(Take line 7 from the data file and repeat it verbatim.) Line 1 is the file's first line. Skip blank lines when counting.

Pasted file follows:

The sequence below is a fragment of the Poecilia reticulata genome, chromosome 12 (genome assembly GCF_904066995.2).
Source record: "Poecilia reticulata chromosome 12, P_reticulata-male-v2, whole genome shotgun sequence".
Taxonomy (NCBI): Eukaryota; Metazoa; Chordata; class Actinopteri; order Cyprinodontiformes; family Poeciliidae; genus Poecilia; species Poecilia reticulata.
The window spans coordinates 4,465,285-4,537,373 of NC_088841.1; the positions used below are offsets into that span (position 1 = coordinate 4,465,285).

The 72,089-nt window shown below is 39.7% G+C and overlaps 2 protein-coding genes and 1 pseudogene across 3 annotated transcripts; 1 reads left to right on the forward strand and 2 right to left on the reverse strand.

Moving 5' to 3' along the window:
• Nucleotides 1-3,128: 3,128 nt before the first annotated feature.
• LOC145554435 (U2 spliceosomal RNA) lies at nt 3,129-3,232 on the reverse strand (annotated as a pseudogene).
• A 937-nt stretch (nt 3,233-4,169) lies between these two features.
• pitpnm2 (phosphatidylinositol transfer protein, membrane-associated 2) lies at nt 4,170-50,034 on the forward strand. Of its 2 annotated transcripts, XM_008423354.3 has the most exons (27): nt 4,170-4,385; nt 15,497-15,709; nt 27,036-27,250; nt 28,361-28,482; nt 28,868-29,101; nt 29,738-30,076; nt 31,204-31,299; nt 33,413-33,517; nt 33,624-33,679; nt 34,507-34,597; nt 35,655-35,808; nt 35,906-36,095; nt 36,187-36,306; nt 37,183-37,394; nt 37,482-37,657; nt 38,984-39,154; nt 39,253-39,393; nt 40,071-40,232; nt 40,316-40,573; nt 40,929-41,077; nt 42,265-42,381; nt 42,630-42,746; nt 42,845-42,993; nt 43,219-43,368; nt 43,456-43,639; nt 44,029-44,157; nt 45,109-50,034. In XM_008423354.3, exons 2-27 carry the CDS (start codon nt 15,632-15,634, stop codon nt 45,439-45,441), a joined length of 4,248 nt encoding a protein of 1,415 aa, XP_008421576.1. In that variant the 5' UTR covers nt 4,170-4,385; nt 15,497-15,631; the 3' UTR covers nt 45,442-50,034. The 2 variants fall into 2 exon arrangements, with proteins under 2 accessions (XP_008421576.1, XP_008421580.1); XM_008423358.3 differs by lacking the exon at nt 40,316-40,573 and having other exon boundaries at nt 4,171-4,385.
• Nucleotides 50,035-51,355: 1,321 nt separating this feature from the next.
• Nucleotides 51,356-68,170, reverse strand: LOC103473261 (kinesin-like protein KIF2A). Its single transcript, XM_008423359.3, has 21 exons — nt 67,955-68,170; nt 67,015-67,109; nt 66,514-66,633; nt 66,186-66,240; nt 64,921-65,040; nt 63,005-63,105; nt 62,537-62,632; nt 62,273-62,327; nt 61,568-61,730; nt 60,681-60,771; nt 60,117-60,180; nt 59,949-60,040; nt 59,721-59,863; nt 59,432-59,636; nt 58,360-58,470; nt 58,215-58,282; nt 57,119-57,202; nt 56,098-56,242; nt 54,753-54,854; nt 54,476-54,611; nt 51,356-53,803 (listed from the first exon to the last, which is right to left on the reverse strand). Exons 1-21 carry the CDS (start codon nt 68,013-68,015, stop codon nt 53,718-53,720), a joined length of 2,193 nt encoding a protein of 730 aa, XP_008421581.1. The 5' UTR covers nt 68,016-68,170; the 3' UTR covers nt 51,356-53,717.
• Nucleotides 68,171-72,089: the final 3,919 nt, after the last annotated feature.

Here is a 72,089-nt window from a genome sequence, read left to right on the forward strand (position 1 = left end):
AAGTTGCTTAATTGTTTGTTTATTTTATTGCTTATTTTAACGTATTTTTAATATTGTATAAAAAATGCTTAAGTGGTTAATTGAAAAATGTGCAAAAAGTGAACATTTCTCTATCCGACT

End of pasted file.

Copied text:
• Nucleotides 1-3,128: 3,128 nt before the first annotated feature.